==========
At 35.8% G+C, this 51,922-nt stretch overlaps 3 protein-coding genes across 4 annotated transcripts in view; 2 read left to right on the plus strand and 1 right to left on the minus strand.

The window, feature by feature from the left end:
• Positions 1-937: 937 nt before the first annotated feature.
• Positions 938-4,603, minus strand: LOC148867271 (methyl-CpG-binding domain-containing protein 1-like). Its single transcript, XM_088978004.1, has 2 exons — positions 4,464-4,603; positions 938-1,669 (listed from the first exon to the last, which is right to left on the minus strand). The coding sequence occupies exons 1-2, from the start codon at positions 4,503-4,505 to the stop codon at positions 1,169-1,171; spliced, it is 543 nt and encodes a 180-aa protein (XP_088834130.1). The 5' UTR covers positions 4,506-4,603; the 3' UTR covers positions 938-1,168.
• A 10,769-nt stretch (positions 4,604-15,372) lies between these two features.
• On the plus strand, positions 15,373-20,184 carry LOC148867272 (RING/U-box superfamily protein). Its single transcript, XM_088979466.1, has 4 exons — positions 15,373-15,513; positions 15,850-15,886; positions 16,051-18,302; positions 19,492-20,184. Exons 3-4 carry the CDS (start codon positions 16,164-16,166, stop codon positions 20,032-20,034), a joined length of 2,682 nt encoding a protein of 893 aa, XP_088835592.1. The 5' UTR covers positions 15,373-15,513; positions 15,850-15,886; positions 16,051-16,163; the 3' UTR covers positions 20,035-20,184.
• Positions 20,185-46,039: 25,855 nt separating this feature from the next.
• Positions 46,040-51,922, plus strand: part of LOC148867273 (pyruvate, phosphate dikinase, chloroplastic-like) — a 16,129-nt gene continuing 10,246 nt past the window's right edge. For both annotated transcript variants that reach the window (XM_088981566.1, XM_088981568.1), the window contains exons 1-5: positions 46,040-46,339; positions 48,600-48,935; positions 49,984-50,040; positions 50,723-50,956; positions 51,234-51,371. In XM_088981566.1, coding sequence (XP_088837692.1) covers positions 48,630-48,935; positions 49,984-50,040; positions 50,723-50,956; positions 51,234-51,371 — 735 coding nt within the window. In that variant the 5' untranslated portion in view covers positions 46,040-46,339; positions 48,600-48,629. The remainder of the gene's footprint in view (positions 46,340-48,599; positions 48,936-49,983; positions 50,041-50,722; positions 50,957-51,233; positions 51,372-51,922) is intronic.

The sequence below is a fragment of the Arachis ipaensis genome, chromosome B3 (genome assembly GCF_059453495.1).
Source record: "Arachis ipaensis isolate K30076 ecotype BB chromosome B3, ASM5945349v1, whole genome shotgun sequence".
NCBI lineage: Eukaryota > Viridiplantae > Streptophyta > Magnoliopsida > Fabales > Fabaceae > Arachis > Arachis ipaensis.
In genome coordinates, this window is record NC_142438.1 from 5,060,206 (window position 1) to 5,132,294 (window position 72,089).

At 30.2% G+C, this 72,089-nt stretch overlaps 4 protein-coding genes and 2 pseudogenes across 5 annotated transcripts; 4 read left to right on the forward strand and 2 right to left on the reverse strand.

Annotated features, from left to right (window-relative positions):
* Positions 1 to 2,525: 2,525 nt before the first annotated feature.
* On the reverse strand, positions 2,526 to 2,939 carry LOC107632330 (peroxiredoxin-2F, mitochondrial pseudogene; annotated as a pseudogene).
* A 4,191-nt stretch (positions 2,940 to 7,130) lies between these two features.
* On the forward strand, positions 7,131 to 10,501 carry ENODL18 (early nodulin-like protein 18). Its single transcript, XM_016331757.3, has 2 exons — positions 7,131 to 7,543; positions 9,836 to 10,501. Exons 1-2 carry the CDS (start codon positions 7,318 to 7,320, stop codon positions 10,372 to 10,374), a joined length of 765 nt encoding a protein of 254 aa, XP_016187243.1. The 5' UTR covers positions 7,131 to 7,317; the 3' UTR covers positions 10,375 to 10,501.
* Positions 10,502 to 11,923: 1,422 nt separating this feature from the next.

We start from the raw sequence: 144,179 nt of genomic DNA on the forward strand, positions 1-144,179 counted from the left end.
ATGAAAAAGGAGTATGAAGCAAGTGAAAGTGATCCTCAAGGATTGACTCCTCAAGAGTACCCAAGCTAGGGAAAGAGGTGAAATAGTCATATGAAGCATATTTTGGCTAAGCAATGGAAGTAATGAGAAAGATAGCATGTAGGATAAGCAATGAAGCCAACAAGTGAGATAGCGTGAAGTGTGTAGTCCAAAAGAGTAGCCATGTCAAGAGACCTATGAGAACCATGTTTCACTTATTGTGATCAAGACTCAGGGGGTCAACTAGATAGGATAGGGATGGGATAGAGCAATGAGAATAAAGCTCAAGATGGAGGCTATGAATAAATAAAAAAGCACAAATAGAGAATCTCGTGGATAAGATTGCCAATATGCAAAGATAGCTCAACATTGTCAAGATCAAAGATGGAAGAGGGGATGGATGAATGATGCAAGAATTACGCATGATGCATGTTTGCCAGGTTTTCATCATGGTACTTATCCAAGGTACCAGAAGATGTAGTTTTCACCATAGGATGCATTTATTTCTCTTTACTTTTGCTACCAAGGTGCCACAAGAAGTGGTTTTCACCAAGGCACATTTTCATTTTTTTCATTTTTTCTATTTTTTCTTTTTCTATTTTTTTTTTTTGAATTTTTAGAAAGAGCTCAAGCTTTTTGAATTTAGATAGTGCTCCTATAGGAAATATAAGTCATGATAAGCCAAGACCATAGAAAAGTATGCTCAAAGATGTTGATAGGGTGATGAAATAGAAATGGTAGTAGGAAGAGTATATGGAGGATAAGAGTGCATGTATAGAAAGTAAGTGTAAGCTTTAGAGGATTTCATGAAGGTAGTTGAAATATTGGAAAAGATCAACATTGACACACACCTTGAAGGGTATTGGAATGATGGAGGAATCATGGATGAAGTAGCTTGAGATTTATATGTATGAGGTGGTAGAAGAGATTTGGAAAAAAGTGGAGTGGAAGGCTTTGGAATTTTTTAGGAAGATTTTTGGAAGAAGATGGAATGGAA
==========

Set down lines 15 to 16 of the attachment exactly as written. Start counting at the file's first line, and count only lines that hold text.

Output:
* Positions 1 to 2,525: 2,525 nt before the first annotated feature.
* On the reverse strand, positions 2,526 to 2,939 carry LOC107632330 (peroxiredoxin-2F, mitochondrial pseudogene; annotated as a pseudogene).